Ceylon – Ceylon: This is a general purpose statically typed imperative programming language, which is object oriented but also block structured. Ceylon is quite influenced by Java and is aimed at projects involving team-based development for large programs. It is led by Red Hat.
Fantom – Fantom: This generates bytecode at runtime for the Java Virtual Machine, JavaScript or the .Net platform from Microsoft. It has features similar to JRuby and Groovy and is an object oriented language. It integrates with Java libraries but isn’t as seamless as the other two. It has its own libraries though, which make up in part for the shortcomings.

How to write immutable classes…


Summary: Immutable objects have a number of properties that make working with them easier, including relaxed synchronization requirements and the freedom to share and cache object references without concern for data corruption. While immutability may not necessarily make sense for all classes, most programs have at least a few classes that would benefit from being immutable.

An immutable object is one whose externally visible state cannot change after it is instantiated. The String, Integer, and BigDecimal classes in the Java class library are examples of immutable objects — they represent a single value that cannot change over the lifetime of the object.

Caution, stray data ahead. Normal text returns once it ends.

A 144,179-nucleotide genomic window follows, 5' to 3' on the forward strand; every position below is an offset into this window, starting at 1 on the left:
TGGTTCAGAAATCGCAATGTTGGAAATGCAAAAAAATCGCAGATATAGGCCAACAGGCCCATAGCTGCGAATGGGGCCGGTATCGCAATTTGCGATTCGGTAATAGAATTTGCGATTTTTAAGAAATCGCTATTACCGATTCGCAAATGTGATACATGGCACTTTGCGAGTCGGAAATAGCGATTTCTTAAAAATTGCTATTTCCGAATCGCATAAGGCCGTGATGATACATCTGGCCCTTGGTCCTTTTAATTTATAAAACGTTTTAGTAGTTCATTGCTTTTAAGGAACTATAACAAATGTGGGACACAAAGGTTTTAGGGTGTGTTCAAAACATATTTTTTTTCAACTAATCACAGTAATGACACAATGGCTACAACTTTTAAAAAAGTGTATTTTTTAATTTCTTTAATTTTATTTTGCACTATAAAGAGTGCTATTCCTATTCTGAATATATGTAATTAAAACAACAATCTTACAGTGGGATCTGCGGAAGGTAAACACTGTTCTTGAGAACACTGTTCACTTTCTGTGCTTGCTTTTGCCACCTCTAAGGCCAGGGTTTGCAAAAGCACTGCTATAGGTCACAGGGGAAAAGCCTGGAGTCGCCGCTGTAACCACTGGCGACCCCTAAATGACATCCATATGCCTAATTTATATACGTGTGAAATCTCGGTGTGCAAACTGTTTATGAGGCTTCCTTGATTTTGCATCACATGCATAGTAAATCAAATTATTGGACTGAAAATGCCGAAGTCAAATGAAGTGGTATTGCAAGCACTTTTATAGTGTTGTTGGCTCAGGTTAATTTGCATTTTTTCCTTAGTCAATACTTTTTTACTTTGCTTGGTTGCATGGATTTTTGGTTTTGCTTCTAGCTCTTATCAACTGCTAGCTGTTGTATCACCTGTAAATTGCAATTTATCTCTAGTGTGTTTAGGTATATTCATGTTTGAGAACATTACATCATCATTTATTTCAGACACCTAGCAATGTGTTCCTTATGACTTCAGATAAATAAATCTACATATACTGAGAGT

Benefits of immutability.

Immutable classes, when used properly, can greatly simplify programming. They can only be in one state, so as long as they are properly constructed, they can never get into an inconsistent state. You can freely share and cache references to immutable objects without having to copy or clone them; you can cache their fields or the results of their methods without worrying about the values becoming stale or inconsistent with the rest of the object’s state. Immutable classes generally make the best map keys. And they are inherently thread-safe, so you don’t have to synchronize access to them across threads.

Freedom to cache.

Because there is no danger of immutable objects changing their value, you can freely cache references to them and be confident that the reference will refer to the same value later. Similarly, because their properties cannot change, you can cache their fields and the results of their methods.
If an object is mutable, you have to exercise some care when storing a reference to it. Consider the code in Listing 1, which queues two tasks for execution by a scheduler. The intent is that the first task would start now and the second task would start in one day.

When to use immutable classes.